Another is when they were shown to be trying to block a review of glyphosate by the Agency for Toxic Substances and Disease Registry. That was a pretty bold move on their part.
There is also the closeness that they had to Jess Rowland, manager of the pesticides division at the EPA, the man who wrote the carcinogenicity report on glyphosate and found no risk of cancer. Monsanto calls him a friend that they can depend on to help defend glyphosate.
There are also examples in the documents of the front groups that Monsanto was paying to defend glyphosate, like the American Council on Science and Health. They tried to look like a third-party independent organization, when in fact they were secretly being paid by Monsanto.
How is Lee Johnson doing?
Gillam: Bayer paid him $20.5 million plus interest late last year. Monsanto basically lost all the appeals. They were successful in getting the amount of money reduced but they were unsuccessful in getting the findings of the jury overturned. Bayer owns Monsanto now so Bayer is on the hook for all of Monsanto’s liabilities.
Lee Johnson is up and down. He has some really good days and some really bad days. I just spoke to him a couple of days ago. He was having a hard time. The pain was taking him over again.
If you read through the book, I describe pretty exhaustively what he has to go through with the cancer lesions all over his body. It’s just really painful for him. He was diagnosed with terminal cancer quite some time ago, and was expected to be dead by now. His doctors said he wouldn’t live past 2018. He has outlived everyone’s expectations. So, who knows? He’s just keeping upright as best he can.
What is the status of the lawsuits against Monsanto/Bayer and the proposed settlement?
Gillam: Bayer has agreed to pay about $11 billion to people to settle the existing case load that is out there; that is about 100,000 people who are saying they have non-Hodgkin’s lymphoma due to glyphosate exposure. So, they are trying to get through that process now, trying to figure out who gets money and how much, all that sort of thing.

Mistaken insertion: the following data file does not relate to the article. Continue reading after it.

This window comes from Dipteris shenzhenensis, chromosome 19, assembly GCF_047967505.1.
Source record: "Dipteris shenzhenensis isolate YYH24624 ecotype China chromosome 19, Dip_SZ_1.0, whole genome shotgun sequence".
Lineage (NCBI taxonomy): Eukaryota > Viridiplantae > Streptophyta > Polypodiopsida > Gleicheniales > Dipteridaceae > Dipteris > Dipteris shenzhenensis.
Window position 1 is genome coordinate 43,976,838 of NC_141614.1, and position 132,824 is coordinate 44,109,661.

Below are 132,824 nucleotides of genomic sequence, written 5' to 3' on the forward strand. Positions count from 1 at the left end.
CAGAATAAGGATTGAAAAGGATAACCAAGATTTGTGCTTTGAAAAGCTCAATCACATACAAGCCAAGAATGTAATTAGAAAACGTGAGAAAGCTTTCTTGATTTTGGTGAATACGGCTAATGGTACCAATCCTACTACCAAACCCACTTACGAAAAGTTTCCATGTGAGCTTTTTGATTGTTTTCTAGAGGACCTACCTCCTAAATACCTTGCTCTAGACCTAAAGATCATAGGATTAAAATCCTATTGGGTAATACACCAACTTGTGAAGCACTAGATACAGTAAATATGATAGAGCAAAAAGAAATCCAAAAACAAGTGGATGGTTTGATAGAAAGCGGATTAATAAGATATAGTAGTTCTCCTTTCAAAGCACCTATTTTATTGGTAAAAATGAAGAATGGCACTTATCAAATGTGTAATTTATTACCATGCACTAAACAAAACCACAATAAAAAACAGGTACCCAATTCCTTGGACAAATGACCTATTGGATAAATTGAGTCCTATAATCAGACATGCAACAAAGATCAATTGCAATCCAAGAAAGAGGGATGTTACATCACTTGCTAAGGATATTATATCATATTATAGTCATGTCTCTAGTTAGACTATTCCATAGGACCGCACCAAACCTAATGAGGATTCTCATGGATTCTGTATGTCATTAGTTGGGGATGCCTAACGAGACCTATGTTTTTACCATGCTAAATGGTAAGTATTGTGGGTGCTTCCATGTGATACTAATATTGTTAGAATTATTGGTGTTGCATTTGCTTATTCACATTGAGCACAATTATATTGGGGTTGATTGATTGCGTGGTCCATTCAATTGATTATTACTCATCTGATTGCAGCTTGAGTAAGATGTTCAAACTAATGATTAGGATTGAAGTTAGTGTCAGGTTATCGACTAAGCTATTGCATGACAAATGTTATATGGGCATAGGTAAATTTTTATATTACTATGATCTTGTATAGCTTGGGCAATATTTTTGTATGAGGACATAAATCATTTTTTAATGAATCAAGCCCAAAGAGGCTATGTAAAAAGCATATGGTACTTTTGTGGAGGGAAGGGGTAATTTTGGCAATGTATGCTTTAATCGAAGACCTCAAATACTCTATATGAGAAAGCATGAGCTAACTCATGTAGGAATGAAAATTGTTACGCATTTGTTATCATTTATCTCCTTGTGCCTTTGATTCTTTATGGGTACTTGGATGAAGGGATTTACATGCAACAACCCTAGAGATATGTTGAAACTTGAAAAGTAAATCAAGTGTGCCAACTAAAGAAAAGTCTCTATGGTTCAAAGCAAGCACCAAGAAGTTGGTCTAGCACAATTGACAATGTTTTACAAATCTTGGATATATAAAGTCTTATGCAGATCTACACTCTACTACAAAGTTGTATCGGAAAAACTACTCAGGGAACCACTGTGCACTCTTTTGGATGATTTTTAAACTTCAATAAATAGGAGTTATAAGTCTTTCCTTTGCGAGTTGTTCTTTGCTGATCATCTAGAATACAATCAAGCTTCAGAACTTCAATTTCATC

They are also trying very hard to get in place a $2 billion program for people who get non-Hodgkin’s lymphoma but haven’t yet filed a lawsuit, those who are just now getting sick or just starting to connecting the dots (with glyphosate exposure) but haven’t filed lawsuits yet. This would be a way to head off future lawsuits. There is a lot of opposition to what they are trying to do. That’s a very hard thing to try and put in place a plan to help people in the future if you are going to keep selling Roundup. If you are going to stop selling Round up it would be easier. But if you are going to keep selling it, how do you keep people from suing you in the future?
They have said all along that they don’t want to put a warning label on Roundup. But in this new proposed plan they have put forward, they suggest working with the EPA to put something on the label to direct people to a website somewhere where they could read about science or something, some kind of vague thing.
(Editor’s Note: After this interview was conducted a federal judge rejected Bayer’s $2 billion proposal to limit its legal liability from future lawsuits over Roundup herbicide’s link to cancer.)
Is Bayer being any more responsible than Monsanto was?
Gillam: I think it was a pretty low bar that Monsanto set. I have seen what I consider better conduct by Bayer in efforts to be transparent and to address some of the misconduct by Monsanto. But Bayer still is very much wanting its glyphosate herbicide products to be sold around the world without any kind of cancer warning. That isn’t any different, but I do think they are trying to be more transparent and professional than Monsanto was. But I could also be wrong.
What do you hope to achieve with The Monsanto Papers?
Gillam: I hope that people will find the book moving, and I hope it will bring into sharp focus the problems with cancer, the widespread viciousness of cancer on so many lives, and how difficult it is to hold companies to account when they are pushing these products that contribute to cancer.
Organic & Non-GMO Insights June 2021